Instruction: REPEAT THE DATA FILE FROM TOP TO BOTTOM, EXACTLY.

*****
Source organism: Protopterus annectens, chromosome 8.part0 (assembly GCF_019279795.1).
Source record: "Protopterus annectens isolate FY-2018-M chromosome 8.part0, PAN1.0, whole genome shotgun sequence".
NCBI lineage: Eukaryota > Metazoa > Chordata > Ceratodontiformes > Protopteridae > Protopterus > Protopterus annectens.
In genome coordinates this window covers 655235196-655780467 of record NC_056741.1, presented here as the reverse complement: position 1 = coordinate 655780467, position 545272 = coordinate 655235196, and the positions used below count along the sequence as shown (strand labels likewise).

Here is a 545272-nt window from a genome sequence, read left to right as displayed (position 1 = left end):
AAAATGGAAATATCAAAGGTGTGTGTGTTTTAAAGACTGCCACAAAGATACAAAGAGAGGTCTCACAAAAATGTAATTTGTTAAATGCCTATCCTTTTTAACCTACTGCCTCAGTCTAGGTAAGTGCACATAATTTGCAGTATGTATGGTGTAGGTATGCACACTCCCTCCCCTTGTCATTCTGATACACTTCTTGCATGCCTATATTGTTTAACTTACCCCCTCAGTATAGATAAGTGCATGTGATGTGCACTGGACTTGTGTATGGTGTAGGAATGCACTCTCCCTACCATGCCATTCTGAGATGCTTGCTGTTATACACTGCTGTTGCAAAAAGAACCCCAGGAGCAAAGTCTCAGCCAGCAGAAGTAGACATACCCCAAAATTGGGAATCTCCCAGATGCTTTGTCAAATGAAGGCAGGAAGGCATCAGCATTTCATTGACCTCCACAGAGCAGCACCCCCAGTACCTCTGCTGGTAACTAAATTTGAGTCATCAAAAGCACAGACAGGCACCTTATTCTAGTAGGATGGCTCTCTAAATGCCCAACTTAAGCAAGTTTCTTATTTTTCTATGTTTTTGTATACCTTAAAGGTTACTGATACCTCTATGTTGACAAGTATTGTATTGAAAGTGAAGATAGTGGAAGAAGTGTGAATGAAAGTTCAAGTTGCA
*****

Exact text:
Source organism: Protopterus annectens, chromosome 8.part0 (assembly GCF_019279795.1).
Source record: "Protopterus annectens isolate FY-2018-M chromosome 8.part0, PAN1.0, whole genome shotgun sequence".
NCBI lineage: Eukaryota > Metazoa > Chordata > Ceratodontiformes > Protopteridae > Protopterus > Protopterus annectens.
In genome coordinates this window covers 655235196-655780467 of record NC_056741.1, presented here as the reverse complement: position 1 = coordinate 655780467, position 545272 = coordinate 655235196, and the positions used below count along the sequence as shown (strand labels likewise).

Here is a 545272-nt window from a genome sequence, read left to right as displayed (position 1 = left end):
AAAATGGAAATATCAAAGGTGTGTGTGTTTTAAAGACTGCCACAAAGATACAAAGAGAGGTCTCACAAAAATGTAATTTGTTAAATGCCTATCCTTTTTAACCTACTGCCTCAGTCTAGGTAAGTGCACATAATTTGCAGTATGTATGGTGTAGGTATGCACACTCCCTCCCCTTGTCATTCTGATACACTTCTTGCATGCCTATATTGTTTAACTTACCCCCTCAGTATAGATAAGTGCATGTGATGTGCACTGGACTTGTGTATGGTGTAGGAATGCACTCTCCCTACCATGCCATTCTGAGATGCTTGCTGTTATACACTGCTGTTGCAAAAAGAACCCCAGGAGCAAAGTCTCAGCCAGCAGAAGTAGACATACCCCAAAATTGGGAATCTCCCAGATGCTTTGTCAAATGAAGGCAGGAAGGCATCAGCATTTCATTGACCTCCACAGAGCAGCACCCCCAGTACCTCTGCTGGTAACTAAATTTGAGTCATCAAAAGCACAGACAGGCACCTTATTCTAGTAGGATGGCTCTCTAAATGCCCAACTTAAGCAAGTTTCTTATTTTTCTATGTTTTTGTATACCTTAAAGGTTACTGATACCTCTATGTTGACAAGTATTGTATTGAAAGTGAAGATAGTGGAAGAAGTGTGAATGAAAGTTCAAGTTGCA